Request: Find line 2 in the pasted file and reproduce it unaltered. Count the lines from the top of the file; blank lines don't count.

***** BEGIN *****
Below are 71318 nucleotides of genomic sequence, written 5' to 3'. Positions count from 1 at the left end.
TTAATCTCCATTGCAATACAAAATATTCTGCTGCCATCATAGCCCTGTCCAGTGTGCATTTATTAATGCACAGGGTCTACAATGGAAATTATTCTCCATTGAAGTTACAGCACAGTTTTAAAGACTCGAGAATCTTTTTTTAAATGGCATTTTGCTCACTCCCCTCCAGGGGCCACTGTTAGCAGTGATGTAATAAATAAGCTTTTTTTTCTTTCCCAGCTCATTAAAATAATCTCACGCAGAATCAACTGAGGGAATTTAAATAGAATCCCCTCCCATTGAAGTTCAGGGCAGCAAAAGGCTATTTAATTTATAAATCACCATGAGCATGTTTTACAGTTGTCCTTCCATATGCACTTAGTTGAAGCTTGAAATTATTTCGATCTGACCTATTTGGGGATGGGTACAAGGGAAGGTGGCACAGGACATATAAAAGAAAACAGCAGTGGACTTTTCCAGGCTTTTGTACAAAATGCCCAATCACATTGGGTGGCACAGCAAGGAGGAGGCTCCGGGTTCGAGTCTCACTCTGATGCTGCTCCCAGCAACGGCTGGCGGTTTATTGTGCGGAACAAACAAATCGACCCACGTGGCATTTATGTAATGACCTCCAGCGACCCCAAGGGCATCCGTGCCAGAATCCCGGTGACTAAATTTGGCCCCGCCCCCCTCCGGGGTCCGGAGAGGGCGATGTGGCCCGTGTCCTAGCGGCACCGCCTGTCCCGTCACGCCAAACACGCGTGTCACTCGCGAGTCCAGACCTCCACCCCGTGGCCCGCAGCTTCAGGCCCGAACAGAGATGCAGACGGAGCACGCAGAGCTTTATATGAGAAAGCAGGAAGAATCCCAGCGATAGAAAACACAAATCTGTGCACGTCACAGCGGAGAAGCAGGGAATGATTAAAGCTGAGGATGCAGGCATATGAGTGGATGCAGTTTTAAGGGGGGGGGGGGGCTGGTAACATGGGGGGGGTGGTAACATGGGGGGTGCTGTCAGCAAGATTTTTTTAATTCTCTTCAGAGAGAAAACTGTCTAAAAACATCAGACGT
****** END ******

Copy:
TTAATCTCCATTGCAATACAAAATATTCTGCTGCCATCATAGCCCTGTCCAGTGTGCATTTATTAATGCACAGGGTCTACAATGGAAATTATTCTCCATTGAAGTTACAGCACAGTTTTAAAGACTCGAGAATCTTTTTTTAAATGGCATTTTGCTCACTCCCCTCCAGGGGCCACTGTTAGCAGTGATGTAATAAATAAGCTTTTTTTTCTTTCCCAGCTCATTAAAATAATCTCACGCAGAATCAACTGAGGGAATTTAAATAGAATCCCCTCCCATTGAAGTTCAGGGCAGCAAAAGGCTATTTAATTTATAAATCACCATGAGCATGTTTTACAGTTGTCCTTCCATATGCACTTAGTTGAAGCTTGAAATTATTTCGATCTGACCTATTTGGGGATGGGTACAAGGGAAGGTGGCACAGGACATATAAAAGAAAACAGCAGTGGACTTTTCCAGGCTTTTGTACAAAATGCCCAATCACATTGGGTGGCACAGCAAGGAGGAGGCTCCGGGTTCGAGTCTCACTCTGATGCTGCTCCCAGCAACGGCTGGCGGTTTATTGTGCGGAACAAACAAATCGACCCACGTGGCATTTATGTAATGACCTCCAGCGACCCCAAGGGCATCCGTGCCAGAATCCCGGTGACTAAATTTGGCCCCGCCCCCCTCCGGGGTCCGGAGAGGGCGATGTGGCCCGTGTCCTAGCGGCACCGCCTGTCCCGTCACGCCAAACACGCGTGTCACTCGCGAGTCCAGACCTCCACCCCGTGGCCCGCAGCTTCAGGCCCGAACAGAGATGCAGACGGAGCACGCAGAGCTTTATATGAGAAAGCAGGAAGAATCCCAGCGATAGAAAACACAAATCTGTGCACGTCACAGCGGAGAAGCAGGGAATGATTAAAGCTGAGGATGCAGGCATATGAGTGGATGCAGTTTTAAGGGGGGGGGGGGGCTGGTAACATGGGGGGGGTGGTAACATGGGGGGTGCTGTCAGCAAGATTTTTTTAATTCTCTTCAGAGAGAAAACTGTCTAAAAACATCAGACGT